A cancer diagnosis usually starts a discussion about stage, grade, genome testing, and the treatments available to treat that specific type of cancer based on these factors. To make better sense of it all, it’s helpful to become familiar with cancer terminology, especially staging. Not only will this give you an idea of where you are starting in your cancer journey, but it will also make it easier to know what questions to ask your oncologist and cancer care team.
How a Tumor Becomes a Tumor
Healthy cells have a typical rate of production to replace cells that have died. Sometimes, however, cells don’t follow this pattern. This results in uncontrolled growth and/or old cells remaining in place rather than dying off to make room for new ones. These extra cells can cluster together to form a mass, also known as a tumor.
Tumors can be benign (non-cancerous) or malignant (cancerous). Benign tumors tend to grow slowly and stay contained to the area where it originated. Unfortunately, malignant tumors grow faster than benign tumors, and will spread. This means the abnormal cells can start to grow in the lymph system, affecting lymph nodes, and even develop in other areas of the body. It’s important to note that when the cancer spreads to other areas of the body it’s still treated like the cancer that started in the original location. For example, if breast cancer spreads to the bones, the treatments are specific to breast cancer in the bones, not bone cancer.
The Importance of Cancer Staging
Through the staging process, your oncologist can determine where your cancer started and how far it has progressed. This information provides insight into what the most effective course of treatment will be for you. It may also help them decide if or when surgery would be most appropriate.
Staging also helps your oncologist better understand your prognosis, and it will determine if you’d qualify for participating in a clinical trial.
When and How are Cancer Stages Determined?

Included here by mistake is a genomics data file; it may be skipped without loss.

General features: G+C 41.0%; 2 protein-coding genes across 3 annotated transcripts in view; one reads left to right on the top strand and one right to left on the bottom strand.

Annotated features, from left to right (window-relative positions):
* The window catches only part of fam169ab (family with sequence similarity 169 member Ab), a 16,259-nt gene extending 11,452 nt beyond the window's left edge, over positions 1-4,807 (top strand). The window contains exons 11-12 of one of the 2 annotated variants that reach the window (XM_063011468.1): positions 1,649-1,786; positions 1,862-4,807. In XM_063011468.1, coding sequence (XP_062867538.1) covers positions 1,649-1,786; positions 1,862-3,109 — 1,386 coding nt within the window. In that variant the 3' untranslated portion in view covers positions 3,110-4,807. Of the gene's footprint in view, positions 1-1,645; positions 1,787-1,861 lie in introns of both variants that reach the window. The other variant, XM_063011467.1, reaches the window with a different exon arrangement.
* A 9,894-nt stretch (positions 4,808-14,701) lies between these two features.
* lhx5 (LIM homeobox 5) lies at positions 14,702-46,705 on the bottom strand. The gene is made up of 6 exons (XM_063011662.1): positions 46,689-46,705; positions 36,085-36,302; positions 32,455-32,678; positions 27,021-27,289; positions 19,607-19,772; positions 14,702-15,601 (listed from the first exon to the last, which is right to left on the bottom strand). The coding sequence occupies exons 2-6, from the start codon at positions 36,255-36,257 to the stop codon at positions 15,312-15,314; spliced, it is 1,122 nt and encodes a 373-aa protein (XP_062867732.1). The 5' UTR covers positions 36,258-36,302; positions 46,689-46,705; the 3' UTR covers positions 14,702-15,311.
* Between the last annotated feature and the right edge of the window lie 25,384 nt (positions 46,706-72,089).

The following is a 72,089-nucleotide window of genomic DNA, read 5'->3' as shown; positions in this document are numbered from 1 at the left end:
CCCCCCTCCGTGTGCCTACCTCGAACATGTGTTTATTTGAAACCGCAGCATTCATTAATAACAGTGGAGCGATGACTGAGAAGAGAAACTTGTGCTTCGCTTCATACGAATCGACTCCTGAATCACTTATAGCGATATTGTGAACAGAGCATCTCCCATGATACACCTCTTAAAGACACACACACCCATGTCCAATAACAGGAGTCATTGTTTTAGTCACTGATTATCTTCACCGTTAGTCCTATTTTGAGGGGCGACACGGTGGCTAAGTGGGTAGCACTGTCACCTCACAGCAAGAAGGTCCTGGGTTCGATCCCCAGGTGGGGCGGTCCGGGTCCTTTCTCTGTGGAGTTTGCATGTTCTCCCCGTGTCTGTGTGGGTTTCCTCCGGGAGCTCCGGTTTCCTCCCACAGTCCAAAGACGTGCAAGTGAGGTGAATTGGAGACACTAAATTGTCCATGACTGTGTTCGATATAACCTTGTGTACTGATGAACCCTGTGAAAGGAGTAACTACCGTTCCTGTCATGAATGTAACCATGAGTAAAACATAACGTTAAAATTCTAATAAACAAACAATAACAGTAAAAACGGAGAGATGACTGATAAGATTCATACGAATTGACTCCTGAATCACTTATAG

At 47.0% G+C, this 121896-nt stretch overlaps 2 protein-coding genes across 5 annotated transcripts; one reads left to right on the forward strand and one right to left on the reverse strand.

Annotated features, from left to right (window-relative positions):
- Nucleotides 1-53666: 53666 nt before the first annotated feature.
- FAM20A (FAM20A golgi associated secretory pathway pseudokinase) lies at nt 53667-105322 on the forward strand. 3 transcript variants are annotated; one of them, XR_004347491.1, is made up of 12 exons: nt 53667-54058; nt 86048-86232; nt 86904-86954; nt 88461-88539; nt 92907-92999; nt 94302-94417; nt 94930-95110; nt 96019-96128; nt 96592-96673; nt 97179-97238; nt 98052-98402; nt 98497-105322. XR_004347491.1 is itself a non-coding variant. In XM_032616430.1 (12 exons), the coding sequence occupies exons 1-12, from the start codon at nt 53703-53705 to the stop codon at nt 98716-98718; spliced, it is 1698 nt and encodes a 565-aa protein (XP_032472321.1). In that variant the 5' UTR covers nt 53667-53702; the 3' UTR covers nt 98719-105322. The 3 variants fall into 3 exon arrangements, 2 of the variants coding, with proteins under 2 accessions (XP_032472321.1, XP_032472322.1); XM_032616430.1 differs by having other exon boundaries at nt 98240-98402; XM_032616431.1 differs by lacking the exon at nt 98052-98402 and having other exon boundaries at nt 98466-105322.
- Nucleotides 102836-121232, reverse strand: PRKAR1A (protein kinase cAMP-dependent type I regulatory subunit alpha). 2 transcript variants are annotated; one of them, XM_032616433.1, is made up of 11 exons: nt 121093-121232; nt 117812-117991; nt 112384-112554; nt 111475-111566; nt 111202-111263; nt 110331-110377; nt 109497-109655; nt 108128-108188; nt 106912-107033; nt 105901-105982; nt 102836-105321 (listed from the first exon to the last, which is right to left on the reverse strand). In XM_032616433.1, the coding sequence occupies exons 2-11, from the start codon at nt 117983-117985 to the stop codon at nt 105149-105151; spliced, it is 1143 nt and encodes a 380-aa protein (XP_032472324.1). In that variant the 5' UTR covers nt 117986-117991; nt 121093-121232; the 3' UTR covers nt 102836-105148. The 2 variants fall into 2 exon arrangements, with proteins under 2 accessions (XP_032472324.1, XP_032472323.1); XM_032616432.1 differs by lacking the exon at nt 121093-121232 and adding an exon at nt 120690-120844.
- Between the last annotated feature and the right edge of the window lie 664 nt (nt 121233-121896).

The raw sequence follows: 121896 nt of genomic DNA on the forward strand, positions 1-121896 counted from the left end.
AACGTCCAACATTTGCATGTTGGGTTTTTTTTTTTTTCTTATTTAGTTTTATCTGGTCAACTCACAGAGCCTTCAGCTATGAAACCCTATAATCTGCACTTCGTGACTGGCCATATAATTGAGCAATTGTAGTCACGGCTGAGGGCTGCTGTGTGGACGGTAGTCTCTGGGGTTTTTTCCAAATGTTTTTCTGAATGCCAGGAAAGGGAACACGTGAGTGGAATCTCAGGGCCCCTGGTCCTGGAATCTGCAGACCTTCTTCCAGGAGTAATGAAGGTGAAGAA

After reviewing your diagnosis and the images taken of the cancer, your oncologist will be able to get close to determining your stage. They’ll know the approximate size and whether it’s spread to other areas of the body. If the cancer seems to be localized, there will need to be a biopsy of the lymph nodes that are closest to the starting point to see if the cancer has spread there. This is often done at the same time surgery takes place. The results of the lymph node biopsy will have an impact on whether you will need systemic medical oncology treatments such as chemotherapy.
There are four different types of staging that might be used:
- Clinical staging determines how much cancer there is based on physical examination, as well as other tests, including imaging tests, endoscopy exams, and biopsies.
- Pathological staging can be determined after surgery has been done to remove the tumor. The results gained from surgery are combined with the results of clinical staging, providing even more precise information regarding the tumor.
- Post-therapy or post-neoadjuvant therapy staging is used in cases where other treatments, such as chemotherapy, radiation therapy, or immunotherapy, are given prior to surgery or where no surgery is performed. This type of staging gives doctors insight into how well these non-surgical approaches work.